The Wheel also features dozens of sensors that collect real-time data to process the streetscape and profile the rider’s cadence and power. The amount of meta-data that Superpedestrian will collect—from altitude to noise levels to CO2—is enough to make any urban planner geek out. But, for the rider, all this technology should be invisible. “Just pedal and enjoy the ride,” says Biderman. “That's the most important thing. We put a lot of effort into the technology so that it would disappear.”

I picked up my tester Copenhagen Wheel-equipped bike from local bike shop District Hardware, which is part of the company’s network of authorized dealers. The bike is a standard-issue city commuter, one of three possible styles, but Neil Conway, the store’s owner, swapped the original tire to accommodate the weight of the new hub that houses the motor, battery, and sensors.

After filling me in on the basics of the bike, Conway handed over the virtual Bluetooth keys via the Superpedestrian app that controls the device’s settings. I didn’t fiddle with my phone before setting off, however, so I unknowingly started my ride in “Turbo” mode, maxing my speed to 20 miles per hour.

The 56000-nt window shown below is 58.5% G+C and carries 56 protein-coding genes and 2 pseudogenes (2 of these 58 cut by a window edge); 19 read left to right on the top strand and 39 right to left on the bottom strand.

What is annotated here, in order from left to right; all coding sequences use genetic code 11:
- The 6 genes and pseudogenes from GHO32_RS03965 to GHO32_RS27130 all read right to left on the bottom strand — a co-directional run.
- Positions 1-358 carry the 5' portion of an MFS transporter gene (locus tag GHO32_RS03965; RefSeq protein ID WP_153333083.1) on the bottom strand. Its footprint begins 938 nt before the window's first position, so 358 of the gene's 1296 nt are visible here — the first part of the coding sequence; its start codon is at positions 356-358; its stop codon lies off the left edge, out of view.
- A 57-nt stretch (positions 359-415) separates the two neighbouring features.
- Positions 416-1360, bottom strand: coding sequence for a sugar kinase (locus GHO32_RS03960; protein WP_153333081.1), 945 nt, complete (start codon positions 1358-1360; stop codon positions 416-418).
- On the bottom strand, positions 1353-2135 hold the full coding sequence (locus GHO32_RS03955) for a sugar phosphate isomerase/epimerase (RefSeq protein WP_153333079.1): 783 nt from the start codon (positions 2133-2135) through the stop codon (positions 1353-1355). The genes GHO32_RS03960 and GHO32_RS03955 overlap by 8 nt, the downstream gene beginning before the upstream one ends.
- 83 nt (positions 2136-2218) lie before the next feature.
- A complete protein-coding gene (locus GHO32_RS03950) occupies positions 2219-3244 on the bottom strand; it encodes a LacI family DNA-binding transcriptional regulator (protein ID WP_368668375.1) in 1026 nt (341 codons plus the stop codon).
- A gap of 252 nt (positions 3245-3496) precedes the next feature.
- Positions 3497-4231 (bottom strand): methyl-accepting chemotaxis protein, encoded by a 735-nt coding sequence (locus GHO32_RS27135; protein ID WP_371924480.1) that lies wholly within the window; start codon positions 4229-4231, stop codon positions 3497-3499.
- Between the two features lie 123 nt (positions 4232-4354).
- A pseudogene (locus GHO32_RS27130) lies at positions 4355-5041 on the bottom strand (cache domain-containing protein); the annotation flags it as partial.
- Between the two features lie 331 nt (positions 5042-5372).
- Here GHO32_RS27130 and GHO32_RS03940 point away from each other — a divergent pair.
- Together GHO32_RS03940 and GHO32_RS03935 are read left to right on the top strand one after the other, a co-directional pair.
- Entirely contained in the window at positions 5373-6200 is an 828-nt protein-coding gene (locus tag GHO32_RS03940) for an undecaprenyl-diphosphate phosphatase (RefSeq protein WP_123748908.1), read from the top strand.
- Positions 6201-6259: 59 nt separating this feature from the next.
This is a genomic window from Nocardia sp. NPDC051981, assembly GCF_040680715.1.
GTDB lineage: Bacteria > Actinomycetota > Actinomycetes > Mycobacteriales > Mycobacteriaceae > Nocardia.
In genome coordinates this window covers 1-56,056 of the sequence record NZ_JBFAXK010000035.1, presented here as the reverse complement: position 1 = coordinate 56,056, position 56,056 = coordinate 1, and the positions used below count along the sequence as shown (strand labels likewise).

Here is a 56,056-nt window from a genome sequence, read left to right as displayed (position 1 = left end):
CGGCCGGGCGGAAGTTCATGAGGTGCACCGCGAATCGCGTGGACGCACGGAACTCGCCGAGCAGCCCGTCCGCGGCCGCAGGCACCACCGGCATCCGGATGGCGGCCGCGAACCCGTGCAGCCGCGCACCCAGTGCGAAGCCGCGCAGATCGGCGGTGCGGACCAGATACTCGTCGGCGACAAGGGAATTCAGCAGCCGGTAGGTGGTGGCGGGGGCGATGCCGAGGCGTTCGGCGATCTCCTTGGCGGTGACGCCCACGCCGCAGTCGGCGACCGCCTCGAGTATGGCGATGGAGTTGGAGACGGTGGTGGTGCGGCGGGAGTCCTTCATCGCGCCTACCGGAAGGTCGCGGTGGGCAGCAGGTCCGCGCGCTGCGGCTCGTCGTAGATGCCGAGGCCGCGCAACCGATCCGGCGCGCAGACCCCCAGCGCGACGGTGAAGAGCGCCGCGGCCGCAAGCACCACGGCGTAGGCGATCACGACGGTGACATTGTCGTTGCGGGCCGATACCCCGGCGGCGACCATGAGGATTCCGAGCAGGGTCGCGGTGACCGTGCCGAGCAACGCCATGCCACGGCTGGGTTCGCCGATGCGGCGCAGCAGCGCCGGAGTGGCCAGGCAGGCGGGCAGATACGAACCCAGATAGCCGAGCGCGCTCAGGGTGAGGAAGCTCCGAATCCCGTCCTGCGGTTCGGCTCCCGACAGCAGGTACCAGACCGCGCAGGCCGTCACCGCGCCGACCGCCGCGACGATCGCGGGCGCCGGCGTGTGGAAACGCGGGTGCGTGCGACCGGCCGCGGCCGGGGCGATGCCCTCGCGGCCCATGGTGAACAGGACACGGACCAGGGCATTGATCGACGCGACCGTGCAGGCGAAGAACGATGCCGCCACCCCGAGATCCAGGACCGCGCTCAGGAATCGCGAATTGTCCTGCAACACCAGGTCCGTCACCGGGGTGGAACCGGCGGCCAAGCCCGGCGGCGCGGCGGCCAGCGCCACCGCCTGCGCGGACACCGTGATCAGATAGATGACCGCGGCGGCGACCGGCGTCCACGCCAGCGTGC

Turbo mode could not have made me happier. I laughed out loud from the surprise of smoothly overtaking a car with speed and shouted calls of glee as I climbed a hill without any extra effort. The Copenhagen Wheel’s signature red hub might be ostentatious, but its power is discreet and makes no sound. It’s like being some sort of bike ninja.